Ken Griffey Jr. hurt his leg again tonight in a very sad development. Reds fans booed him as he was leaving the field. Talk about a class act that doesn't deserve that kind of treatment. The Fan sincerely hopes that Junior has at least one more great season before the toll of his injuries take him out of the game.

Barry Bonds tried to soften his comments about Babe Ruth today as his mouth has created another controversy. His latest alleged quote is: "Babe Ruth is symbolic of baseball,'' Bonds said. ``If there is a record you want to go after, it's Babe Ruth. Because Babe Ruth is Mr. Baseball, right? ... He's considered the greatest baseball player, and if you want to compare yourself, you want to compare yourself to the greatest player.'' Nice try, Barry. For the full story see:

And finally, the widow of Oriole pitcher, Steve Bechler, is suing the makers of Xenadrine RFA-1 for $600 million dollars. Bechler died of heat exhaustion and an autopsy revealed large amounts of the supplement in his system. The money won't bring the pitcher back but perhaps if this supplement is allegedly unsafe, then a settlement should help to take it off the market. It will be interesting to see where this case goes. I would imagine an out of court settlement is in the future for Ms. Bechler.

Wednesday, July 16, 2003

There were two big trades today in the Major Leagues as the contenders try to jockey for position. For once, both trade seemed to benefit all the teams involved.

The Yankees, who never feel they have enough, traded Jason Anderson and two other prospects for Armando Benitez. Benitez will setup for Rivera and gives them their first power setup man since Rivera filled that role for the team.

I saw Jason Anderson pitch twice and was quite impressed with him and his future. But as long as the Yankees are contending, they don't have time or the ability to look at the future and used the future to buy today. The Mets should be able to give Anderson the chance he needs. Watch Anderson in the future as I think he will be a star.

The Toronto Blue Jays needed to get rid of some salary and still attempt to stay in the race. In what I think is a brilliant move for both teams involved, the Blue Jays traded Shannon Stewart to the Minnesota Twins for Bobby Kielty. Stewart makes $6.2 million while Kielty costs $325,000. Stewart has a proven track record and a lifetime batting average of .301 and can hopefully pull the Twins out of their coma. Kielty was felt by many to have the potential to be the Twins best hitter but couldn't find a position.

I think all four teams helped themselves and accomplished what they set out to do.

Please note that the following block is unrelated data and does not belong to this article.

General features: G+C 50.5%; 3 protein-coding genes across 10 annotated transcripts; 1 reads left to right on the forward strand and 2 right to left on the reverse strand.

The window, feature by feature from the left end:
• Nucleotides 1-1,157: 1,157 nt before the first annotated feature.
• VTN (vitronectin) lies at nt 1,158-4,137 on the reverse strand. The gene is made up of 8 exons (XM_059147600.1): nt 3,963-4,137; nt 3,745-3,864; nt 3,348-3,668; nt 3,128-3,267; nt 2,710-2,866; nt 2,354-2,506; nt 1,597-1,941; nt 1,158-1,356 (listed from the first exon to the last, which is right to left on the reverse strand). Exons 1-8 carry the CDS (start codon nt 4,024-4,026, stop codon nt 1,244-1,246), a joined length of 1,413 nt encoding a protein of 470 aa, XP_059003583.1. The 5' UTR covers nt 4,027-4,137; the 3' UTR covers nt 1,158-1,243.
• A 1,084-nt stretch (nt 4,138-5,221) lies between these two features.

And that's all from the Fan tonight as blogger is acting funky and only showing me one half line of edit space and I can't even see what I'm typing! At least this is the last day of the AllStar Break and we can get some baseball tomorrow.
Okay...The Fan is grudgingly happy. I boycotted most of the AllStar game and didn't watch the first six innings and only sporadically after that. But as I was playing on my computer and passing back and forth by Yahoo, I kept following the score. Then I watched the last three outs.

I am grudgingly happy because Clemens pitched and pitched well. I am grudgingly happy because Giambi hit a homer and then one of my favorite boxscore players, Hank Blalock won the game with a two run homer.

But I am only grudgingly happy because the National League should not lose home field advantage in the World Series because of an exhibition game. And I'm only grudgingly happy because fans didn't get to see Melvin Mora hit (for example) because the emphasis was on winning.

And I'm only grudgingly happy because the American League manager only pitched one pitcher for two innings, a pitcher from his rival Oakland A's. And I'm only grudgingly happy because that same manager played his two Angel players nearly the whole game. Granted, one ended up as the game MVP and had three hits. But if that was the Yankee manager playing his Yankee players the whole game, there would be blood in the columns of baseball writers everywhere.'s over and this post will mark the end of my grumbling about the game. And that grumbling is blunted somewhat by Hank Blalock telling the Fox broadcaster that he's only seen Eric Gagne on ESPN's "Sports Center." Take that you second rate and second class sports outfit!

Monday, July 14, 2003

There was some strange last minute doings at the AllStar game. Roger Clemens was added to the roster in a move that should have happened in the beginning. But to do so, Barry Zito, who had already traveled to Chicago, was pulled supposedly because he pitched Sunday. Zito seemed visibly upset and rightly so. You don't select a guy to the game and then not let him participate if there isn't an injury involved.